Internet access is a must-have in our society today. But with this necessary utility comes ever-increasing costs. Did you know there are ways to get free internet?
I know it sounds too good to be true…but it’s possible to get free internet in some way, shape, or form, whether you’re at home or around town.
In some cases, government entities provide free internet for people with low incomes, and in other cases, they just give free Wi-Fi to the entire city.
But even if you don’t have a low income and/or don’t live in a big city, you can still get free internet. It might not be enough for all of your internet needs, but hey, free is free!
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How to Get Free Internet Access
Here are the best options to get free internet access, whether you’re looking for free limited internet for a relative, options to help out low-income families, or you’re just wondering how to get free public internet.
This is a blast from the past: remember how we used to have to tie up a phone line with dial-up internet? Well, you can still do that for free with NetZero.
NetZero offers a free dial-up plan where you can get 10 hours of dial-up internet access per month. That’s not a lot, but if you only need internet very sparingly (like at the cabin or something), this could be a great option.
They do offer a HiSpeed accelerated dial-up plan for $29.95/month if you want something faster.
And yes, you’ll need to have an old-school phone line in your home to use NetZero. However, you won’t need a router – instead, you’ll access the internet via software download.
NetZero has thousands of access numbers nationwide, so there’s a good chance you’ll find one local to you so you don’t have to pay long-distance phone charges.
Live telephone technical support is available, but it comes with a fee of $25 per incident.
Juno operates similarly to NetZero in that it offers ten hours a month of free dial-up Internet access to users. (I remember using Juno when we first got a computer in our house!)
As with NetZero, you’ll need to have access to a home phone line to use Juno, and you’ll need to download their software, as well.
Use one of their thousands of access numbers nationwide to get free internet access. Of course, you’ll want to make sure you’re dialing a local number so you don’t have to pay exorbitant fees on your landline phone bill.
And as with NetZero, live telephone technical support is available for a fee of $25 per incident.
There is no obligation and no contract with Juno. You can switch to Accelerated Dial-Up for $29.95/month if you want or need something faster.
EveryoneOn has been operating since 2012 to help connect people in underserved communities to affordable and even free internet service and computers.
Those with a lower income may qualify for free internet, depending on the programs available in your area. That’s where EveryoneOn comes in – they help you find local programs you can utilize.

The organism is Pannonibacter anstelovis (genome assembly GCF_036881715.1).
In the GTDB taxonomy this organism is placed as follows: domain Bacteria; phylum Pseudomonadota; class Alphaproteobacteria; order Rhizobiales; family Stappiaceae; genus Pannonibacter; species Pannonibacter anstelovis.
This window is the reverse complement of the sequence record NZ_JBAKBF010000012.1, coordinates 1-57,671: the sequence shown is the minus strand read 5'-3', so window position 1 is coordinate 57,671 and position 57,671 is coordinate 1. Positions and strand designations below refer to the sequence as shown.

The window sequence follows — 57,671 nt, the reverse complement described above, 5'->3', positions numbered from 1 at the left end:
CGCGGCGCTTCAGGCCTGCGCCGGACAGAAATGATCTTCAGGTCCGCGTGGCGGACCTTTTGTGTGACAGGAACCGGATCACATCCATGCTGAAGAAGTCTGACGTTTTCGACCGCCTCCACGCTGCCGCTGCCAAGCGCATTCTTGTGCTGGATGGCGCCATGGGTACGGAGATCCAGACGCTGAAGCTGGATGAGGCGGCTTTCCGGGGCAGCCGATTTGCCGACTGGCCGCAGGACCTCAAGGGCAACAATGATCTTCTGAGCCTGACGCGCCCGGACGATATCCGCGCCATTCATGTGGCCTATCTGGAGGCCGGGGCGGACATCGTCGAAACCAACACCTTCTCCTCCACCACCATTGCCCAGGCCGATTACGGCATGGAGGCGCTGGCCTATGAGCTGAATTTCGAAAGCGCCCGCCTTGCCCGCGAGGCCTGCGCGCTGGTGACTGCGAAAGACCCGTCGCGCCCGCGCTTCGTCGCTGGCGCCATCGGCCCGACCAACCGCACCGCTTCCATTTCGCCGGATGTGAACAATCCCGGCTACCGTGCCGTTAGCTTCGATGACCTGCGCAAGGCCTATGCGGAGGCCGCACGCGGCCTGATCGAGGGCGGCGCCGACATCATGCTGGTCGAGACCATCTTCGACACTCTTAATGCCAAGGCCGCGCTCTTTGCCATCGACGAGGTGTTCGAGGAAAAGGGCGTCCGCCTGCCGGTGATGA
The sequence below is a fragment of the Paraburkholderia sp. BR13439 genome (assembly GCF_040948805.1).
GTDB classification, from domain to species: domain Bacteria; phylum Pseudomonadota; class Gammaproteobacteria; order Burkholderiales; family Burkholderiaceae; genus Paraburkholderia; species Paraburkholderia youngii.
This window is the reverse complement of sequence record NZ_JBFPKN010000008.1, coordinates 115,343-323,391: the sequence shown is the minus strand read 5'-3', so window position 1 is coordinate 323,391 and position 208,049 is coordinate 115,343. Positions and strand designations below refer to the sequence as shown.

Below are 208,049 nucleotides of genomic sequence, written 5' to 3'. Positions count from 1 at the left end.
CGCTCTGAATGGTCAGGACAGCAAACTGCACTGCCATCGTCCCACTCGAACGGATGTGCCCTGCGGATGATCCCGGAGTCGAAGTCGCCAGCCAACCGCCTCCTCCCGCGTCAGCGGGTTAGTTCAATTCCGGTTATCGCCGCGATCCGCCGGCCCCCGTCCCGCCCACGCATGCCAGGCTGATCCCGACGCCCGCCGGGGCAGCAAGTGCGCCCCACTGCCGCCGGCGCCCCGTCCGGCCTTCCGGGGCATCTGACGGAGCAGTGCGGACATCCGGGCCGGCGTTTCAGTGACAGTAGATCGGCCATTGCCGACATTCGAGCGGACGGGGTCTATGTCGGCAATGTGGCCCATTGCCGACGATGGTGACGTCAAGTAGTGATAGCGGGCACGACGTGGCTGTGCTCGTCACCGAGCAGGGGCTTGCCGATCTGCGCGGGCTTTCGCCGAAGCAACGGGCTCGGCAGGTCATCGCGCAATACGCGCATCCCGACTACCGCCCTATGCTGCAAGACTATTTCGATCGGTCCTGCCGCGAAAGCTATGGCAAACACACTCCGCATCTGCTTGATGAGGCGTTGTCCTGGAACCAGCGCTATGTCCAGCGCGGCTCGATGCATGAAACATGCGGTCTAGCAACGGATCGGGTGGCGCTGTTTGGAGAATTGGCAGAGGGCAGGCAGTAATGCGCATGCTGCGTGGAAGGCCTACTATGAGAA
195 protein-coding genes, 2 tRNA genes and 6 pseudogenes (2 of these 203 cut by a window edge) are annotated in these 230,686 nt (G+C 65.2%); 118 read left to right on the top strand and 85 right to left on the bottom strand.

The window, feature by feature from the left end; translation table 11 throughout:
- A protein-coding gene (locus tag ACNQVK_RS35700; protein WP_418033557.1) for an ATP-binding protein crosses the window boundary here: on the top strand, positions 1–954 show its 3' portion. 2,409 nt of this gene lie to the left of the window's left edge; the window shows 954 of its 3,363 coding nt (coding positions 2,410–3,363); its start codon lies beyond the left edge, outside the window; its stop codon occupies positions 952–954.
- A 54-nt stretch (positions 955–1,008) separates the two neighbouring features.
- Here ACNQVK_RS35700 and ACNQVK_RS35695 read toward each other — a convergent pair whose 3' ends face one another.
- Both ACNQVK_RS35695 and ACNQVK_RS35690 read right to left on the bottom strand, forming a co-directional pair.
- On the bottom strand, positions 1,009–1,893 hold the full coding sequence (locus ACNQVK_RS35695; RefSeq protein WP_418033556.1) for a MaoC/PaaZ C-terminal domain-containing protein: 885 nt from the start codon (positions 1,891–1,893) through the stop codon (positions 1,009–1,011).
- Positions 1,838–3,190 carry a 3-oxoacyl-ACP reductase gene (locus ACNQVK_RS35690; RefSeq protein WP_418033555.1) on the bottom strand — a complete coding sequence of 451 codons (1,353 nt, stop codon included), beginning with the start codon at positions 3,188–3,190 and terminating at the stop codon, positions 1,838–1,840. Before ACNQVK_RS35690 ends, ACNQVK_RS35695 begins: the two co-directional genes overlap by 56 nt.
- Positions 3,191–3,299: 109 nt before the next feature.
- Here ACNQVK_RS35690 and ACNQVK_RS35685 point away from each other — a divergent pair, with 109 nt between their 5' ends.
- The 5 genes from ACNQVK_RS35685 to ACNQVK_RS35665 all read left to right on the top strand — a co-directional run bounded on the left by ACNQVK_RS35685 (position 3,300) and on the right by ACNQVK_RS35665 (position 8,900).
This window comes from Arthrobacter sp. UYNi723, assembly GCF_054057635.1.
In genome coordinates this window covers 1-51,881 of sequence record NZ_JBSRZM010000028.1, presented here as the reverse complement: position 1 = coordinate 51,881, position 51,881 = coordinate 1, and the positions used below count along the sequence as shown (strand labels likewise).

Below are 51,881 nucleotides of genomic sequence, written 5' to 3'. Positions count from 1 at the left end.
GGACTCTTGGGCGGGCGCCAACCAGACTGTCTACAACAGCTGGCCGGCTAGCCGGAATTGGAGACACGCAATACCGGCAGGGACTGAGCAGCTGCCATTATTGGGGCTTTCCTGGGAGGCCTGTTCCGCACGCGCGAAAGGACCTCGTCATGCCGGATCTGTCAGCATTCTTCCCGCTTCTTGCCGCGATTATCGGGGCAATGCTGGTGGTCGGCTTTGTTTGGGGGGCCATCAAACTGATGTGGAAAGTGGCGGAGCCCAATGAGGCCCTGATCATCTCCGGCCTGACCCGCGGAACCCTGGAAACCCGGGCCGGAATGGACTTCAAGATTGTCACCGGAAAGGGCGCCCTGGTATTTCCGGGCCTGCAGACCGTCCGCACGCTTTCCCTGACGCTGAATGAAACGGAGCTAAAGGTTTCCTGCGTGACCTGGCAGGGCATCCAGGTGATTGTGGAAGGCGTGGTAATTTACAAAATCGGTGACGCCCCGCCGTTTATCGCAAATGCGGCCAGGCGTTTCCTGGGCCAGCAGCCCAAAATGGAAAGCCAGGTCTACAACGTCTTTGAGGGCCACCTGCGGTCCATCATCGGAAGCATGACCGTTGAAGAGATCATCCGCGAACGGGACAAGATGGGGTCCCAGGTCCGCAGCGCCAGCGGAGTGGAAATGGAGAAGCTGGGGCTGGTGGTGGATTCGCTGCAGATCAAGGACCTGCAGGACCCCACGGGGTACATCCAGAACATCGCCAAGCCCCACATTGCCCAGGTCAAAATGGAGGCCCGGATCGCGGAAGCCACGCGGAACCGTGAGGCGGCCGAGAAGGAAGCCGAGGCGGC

To get started, enter your zip code and answer a few questions about your income and any government assistance you may review. EveryoneOn will display a list of offers you qualify for as well as links to sign up.
When I searched, I found internet service for as low as $9.95 per month (with the exception of the Affordable Connectivity Program – more on that in a bit). I also found computers near me for as low as $110.
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4. Affordable Connectivity Program
The Affordable Connectivity Program (ACP) was recently launched to give eligible households $30 per month off their internet bills. Depending on the cost of your internet service, this could mean you get free internet.
Currently, 20 internet providers have committed to offering ACP-eligible households a high-speed internet plan for $30 or less per month. With the benefit, that works out to be free!
These aren’t slow plans, either – providers have committed to offering a minimum of 100 Mbps download speed, which is fast enough to video conference, stream movies or TV, and more.
To qualify, you need to meet one (or more) of these qualifications:
- Your income is at or below 200% of the Federal Poverty Guidelines
- You or someone in your household participates in a government assistance program
- You meet the eligibility criteria for a participating provider’s existing low-income internet program
It’s very easy to sign up, and you can do so online or via mail. Check with your existing provider to see how they want you to apply.
Eligible households can also receive a one-time discount of up to $100 to purchase a laptop, desktop computer, or tablet from a participating provider.
Please note: I couldn’t find an official end date for the ACP, but it may end at some point, depending on government funding and legislative priorities.
5. Project 10Million
T-Mobile has a program called Project 10Million that has pledged to offer free hotspots and internet to 10 million eligible households.
To be eligible, your child must qualify for the National School Lunch Program or another eligible government program.
Once you apply and qualify, you’ll have the service for 5 years, with no annual fees or re-certifications. Each year, you’ll receive 100GB of free internet as well as a free hotspot and free shipping.
If you’re wondering how much 100GB gets you, BroadbandWherever.net states that it’s roughly enough data for any one of the following:
- 5000 hours browsing
- 25,000 music tracks
- 650 hours streaming music
- 320 hours of Skype
- 800 app downloads
- 100 SD movie downloads
- 40,000 emails
At the very least, it should be enough to help your children do their homework, which is the goal, right?!
Please note: During congestion, Project 10Million customers may notice reduced speeds due to data prioritization.
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6. Use Public Wi-Fi
More and more places are offering free Wi-Fi to their guests as well as the general public.
If you’re comfortable using public wireless internet and don’t mind having to leave your home to get online, it’s pretty easy to find a place where you can go to access the internet for free.
(True story: I’m writing this article at a grocery store near me that offers free internet! I purchased a drink and a snack and I’m sitting at a booth enjoying the quiet.)
Here are some ideas for places you can go: